Meet the Author

Leah Konen grew up in a small farming town in Washington before moving to North Carolina. After studying journalism at UNC, she headed to New York City to pursue her dream of becoming a writer. When she’s not writing, she enjoys biking around Brooklyn and binge-watching TV. www.leahkonen.com.

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The Romantics 4.2 out of 5 based on 0 ratings. 5 reviews.
BringMyBooks 3 months ago
The beauty of this book is that you get exactly what the synopsis tells you you'll get - a rom-com about love, by love. Love is a great narrator, and I loved the tone his(?) narrative voice lent to the story, as well as the philosophical tidbits that were offered along the way. One sort-of negative thing, though - I definitely enjoyed the book, and the subject and situations lent itself to the age group it was supposed to, but I often found myself thinking the tone of the book felt occasionally more juvenile than it should have (considering Gael was supposed to be a high school senior). Overall I definitely think this is a book worth reading, especially if you're in a slump and need something to bring a smile to your face, something that you can get through in a few days.
Alyssa75 7 months ago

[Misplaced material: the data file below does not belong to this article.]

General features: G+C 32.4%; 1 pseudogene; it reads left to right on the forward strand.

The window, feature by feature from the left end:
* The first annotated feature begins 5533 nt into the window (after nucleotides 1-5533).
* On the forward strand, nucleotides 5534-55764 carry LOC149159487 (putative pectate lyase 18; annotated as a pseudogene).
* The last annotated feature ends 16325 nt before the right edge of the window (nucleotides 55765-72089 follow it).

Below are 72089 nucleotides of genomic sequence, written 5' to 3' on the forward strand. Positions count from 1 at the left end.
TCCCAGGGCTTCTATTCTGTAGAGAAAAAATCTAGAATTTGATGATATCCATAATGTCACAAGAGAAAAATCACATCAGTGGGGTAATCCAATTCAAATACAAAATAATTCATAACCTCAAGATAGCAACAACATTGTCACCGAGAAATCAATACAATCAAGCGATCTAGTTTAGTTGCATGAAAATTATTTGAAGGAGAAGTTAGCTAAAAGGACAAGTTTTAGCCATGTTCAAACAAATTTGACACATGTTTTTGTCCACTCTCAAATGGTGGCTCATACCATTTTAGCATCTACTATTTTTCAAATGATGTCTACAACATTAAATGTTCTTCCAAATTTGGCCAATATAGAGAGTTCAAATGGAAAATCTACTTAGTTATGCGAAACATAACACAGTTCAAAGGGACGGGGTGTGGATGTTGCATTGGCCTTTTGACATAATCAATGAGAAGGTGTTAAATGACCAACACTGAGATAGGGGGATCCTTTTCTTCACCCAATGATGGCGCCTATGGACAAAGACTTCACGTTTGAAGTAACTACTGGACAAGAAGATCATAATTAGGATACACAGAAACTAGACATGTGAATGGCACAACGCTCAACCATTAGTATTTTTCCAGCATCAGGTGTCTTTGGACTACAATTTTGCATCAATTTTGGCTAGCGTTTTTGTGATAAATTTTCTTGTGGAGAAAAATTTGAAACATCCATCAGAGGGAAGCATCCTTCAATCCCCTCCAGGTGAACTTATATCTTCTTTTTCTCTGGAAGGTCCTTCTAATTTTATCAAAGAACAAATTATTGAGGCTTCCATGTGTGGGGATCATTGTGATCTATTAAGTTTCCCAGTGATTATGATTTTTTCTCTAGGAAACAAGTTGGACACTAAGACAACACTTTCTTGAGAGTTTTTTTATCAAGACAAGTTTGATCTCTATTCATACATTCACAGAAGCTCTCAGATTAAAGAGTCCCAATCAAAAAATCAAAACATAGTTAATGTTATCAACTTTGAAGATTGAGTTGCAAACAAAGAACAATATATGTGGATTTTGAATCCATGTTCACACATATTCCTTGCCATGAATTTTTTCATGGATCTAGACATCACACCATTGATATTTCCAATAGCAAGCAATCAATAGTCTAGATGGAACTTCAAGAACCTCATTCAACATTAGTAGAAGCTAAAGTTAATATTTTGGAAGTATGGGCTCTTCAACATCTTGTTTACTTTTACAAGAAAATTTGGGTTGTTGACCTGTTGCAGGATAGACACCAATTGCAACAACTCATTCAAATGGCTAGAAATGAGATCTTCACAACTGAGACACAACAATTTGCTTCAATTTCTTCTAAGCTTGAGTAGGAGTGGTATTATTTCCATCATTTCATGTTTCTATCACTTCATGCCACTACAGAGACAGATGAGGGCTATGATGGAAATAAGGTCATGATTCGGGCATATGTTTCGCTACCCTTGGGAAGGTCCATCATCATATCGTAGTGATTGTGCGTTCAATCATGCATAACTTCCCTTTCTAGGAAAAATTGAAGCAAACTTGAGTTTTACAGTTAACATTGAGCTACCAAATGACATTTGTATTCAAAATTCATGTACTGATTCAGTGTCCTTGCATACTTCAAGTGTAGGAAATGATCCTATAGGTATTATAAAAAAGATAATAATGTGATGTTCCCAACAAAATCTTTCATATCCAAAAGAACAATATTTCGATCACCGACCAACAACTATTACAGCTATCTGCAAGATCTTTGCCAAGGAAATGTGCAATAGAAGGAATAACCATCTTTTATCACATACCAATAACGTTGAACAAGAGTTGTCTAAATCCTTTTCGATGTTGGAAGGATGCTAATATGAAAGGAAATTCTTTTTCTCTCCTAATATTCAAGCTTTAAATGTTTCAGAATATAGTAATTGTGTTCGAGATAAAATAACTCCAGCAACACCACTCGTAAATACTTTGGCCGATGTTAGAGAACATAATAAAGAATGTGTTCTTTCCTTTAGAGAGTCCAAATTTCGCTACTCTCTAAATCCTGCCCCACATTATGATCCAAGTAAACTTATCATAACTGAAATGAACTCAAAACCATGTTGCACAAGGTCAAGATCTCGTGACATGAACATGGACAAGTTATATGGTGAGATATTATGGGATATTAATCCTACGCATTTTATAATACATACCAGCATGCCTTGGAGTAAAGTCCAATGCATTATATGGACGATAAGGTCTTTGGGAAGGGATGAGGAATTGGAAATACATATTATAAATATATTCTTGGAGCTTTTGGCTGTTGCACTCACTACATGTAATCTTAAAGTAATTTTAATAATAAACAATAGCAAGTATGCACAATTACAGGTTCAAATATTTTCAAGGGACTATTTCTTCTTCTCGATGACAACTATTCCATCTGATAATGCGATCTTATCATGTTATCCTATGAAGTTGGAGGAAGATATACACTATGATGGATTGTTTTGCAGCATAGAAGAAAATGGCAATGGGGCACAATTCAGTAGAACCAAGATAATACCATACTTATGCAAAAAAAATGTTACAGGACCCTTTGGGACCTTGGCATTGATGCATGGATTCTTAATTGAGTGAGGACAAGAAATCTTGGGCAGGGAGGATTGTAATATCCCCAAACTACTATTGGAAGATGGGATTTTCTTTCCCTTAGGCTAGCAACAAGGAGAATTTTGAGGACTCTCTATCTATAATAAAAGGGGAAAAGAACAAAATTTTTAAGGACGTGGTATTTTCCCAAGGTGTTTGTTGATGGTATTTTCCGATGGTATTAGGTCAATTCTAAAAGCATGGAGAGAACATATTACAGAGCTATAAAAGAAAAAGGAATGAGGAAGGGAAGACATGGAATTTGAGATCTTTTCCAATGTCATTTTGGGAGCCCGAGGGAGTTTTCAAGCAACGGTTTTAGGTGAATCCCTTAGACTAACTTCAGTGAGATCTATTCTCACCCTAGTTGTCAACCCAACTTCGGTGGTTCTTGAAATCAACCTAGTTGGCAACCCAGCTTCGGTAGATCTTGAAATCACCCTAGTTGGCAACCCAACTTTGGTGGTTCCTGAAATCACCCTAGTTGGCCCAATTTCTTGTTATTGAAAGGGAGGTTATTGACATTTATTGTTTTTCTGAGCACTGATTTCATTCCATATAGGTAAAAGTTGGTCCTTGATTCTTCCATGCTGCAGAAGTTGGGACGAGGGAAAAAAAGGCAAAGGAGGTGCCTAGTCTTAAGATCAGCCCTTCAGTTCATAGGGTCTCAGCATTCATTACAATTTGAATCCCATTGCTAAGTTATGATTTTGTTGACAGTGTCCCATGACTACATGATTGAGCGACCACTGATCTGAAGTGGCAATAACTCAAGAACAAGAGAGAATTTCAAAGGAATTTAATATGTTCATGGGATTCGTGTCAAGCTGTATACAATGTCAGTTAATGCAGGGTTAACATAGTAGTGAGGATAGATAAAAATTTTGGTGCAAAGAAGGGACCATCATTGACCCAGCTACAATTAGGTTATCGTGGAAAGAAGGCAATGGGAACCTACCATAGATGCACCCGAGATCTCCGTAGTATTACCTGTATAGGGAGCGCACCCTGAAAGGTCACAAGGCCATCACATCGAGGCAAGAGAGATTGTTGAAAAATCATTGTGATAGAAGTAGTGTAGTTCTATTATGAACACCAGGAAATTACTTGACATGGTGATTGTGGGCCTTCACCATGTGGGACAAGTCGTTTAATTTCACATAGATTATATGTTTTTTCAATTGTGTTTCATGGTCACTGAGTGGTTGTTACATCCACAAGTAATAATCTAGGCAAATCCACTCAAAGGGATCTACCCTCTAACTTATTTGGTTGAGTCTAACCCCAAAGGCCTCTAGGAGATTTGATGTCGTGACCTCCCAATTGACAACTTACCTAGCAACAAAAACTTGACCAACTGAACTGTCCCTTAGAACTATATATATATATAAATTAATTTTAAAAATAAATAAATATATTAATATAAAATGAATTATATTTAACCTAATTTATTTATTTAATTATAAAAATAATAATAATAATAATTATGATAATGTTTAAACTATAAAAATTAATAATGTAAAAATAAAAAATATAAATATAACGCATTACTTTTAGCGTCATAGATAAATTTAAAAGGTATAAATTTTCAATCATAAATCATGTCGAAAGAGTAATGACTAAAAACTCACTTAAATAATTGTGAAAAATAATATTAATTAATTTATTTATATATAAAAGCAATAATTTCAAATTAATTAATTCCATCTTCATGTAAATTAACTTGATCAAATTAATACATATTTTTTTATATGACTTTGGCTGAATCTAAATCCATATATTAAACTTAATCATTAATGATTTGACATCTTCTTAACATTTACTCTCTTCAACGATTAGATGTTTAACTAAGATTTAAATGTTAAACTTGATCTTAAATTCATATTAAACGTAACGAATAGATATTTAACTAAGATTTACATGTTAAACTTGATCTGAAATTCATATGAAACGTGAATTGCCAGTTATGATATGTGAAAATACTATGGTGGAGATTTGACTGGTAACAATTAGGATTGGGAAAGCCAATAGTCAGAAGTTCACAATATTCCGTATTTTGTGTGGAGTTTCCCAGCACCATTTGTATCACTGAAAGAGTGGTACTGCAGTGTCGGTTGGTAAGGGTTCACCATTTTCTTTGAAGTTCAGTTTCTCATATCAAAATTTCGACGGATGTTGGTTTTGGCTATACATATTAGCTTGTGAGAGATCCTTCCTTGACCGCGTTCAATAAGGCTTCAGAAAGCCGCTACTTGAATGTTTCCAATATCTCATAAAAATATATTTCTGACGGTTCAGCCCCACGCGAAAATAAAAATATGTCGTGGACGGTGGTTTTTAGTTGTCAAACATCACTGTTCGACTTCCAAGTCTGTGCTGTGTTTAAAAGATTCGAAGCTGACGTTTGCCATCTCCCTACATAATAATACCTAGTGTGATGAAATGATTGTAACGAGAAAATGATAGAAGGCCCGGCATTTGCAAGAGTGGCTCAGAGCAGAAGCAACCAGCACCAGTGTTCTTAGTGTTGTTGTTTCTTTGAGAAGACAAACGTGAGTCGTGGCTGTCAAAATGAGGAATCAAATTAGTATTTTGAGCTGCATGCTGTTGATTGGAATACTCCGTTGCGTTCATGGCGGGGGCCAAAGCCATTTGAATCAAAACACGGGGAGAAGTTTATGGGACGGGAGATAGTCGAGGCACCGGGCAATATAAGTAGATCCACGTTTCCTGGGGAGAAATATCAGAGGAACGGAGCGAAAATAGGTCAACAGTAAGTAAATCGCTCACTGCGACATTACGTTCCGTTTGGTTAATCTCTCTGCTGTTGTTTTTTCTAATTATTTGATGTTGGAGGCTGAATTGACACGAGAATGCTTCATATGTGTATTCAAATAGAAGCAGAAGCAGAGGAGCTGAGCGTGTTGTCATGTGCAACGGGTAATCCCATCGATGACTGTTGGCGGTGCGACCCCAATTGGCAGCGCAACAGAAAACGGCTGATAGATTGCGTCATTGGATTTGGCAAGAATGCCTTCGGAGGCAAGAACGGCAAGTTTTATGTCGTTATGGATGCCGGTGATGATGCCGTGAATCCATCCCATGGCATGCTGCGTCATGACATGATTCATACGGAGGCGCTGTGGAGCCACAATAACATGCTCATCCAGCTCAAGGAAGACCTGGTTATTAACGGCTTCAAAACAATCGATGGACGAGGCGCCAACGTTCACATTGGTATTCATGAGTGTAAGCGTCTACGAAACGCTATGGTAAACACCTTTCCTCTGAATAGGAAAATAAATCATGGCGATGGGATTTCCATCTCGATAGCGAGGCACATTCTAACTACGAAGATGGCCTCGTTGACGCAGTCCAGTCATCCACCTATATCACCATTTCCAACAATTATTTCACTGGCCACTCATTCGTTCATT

***Review posted on The Eater of Books! blog*** The Romantics by Leah Konen Publisher: Abrams Publication Date: November 1, 2016 Rating: 4 stars Source: ARC sent by the publisher Summary (from Goodreads): Perfect for fans of Lauren Myracle and Rainbow Rowell, The Romantics will charm readers of all ages. Gael Brennan is about to have his heart broken when his first big relationship crumbles on the heels of his parents’ painful separation. Love intervenes with the intention of setting things right—but she doesn’t anticipate the intrusion of her dreaded nemesis: the Rebound. Love’s plans for Gael are sidetracked by Cara, Gael’s hot-sauce-wielding “dream girl.” The more Love meddles, the further Gael drifts from the one girl who can help him mend his heart. Soon Love starts breaking all her own rules—and in order to set Gael’s fate back on course, she has to make some tough decisions about what it means to truly care. What I Liked: I was sent an unsolicited galley of The Romantics from the publisher (and this in no way affected my review). I say this because it was sent unsolicited, and I rarely read unsolicited galleys. But I decided to give this book a chance. YA contemporary is not something I usually seek out and/or enjoy, but I was delighted to find that I liked this book. This book is told from Love's narration. It's the story of Gael, after his heart is broken. He tells his girlfriend he loves her... but then finds out that she has been cheating on him with his best friend. The poor guy can't seem to catch a break! Now he has no girlfriend and no best friend. This is the "aftermath", how Gael navigates the maze that is Love. I thought I might not enjoy this book, because I had a feeling that the romance wouldn't be for me. But I was surprised. Technically there is no love triangle or anything like that, though there are multiple love interests. Gael's girlfriend - ex-girlfriend within the first few chapters - could be considered one, though he never tries to get her back. A new girl that Gael meets is the second, and a girl that Gael has known for years is the third. The new girl, Cara, is the love interest that catches Gael's interest but he's not sure he actually likes her (she's represents the Rebound). The true love interest is the third girl, and this is quite evident, in the story. One thing I liked about this book is how raw and emotional it is. We all know the phrase "get hit by the feels"? Or in the feels? Well, this book does that, though in a very subtle way. It's written in a humorous way, but it catches you off-guard with the depth of emotion conveyed in the story. For example, some of my favorite scenes with a lot of emotions were when Gael was feeling angry towards Anika and Mason for cheating behind his back. I LOVE how Gael held on to this anger. I love how he threw this in Anika's face, Mason's face, etc. This is good, typical post-breakup behavior from someone whose been cheated on. Good for Konen for fleshing these emotions out, the hurt and anger and betrayal. On that note, I also liked how while Gael definitely had to work to get over Anika, he wasn't trying to get her back or anything. He accepted the fact that she cheated, he was very mad about it, and he wasn't trying to get her back (and didn't forgive her immediately). Read the rest of my review on my blog, The Eater of Books! - eaterofbooks DOT blogspot DOT com :)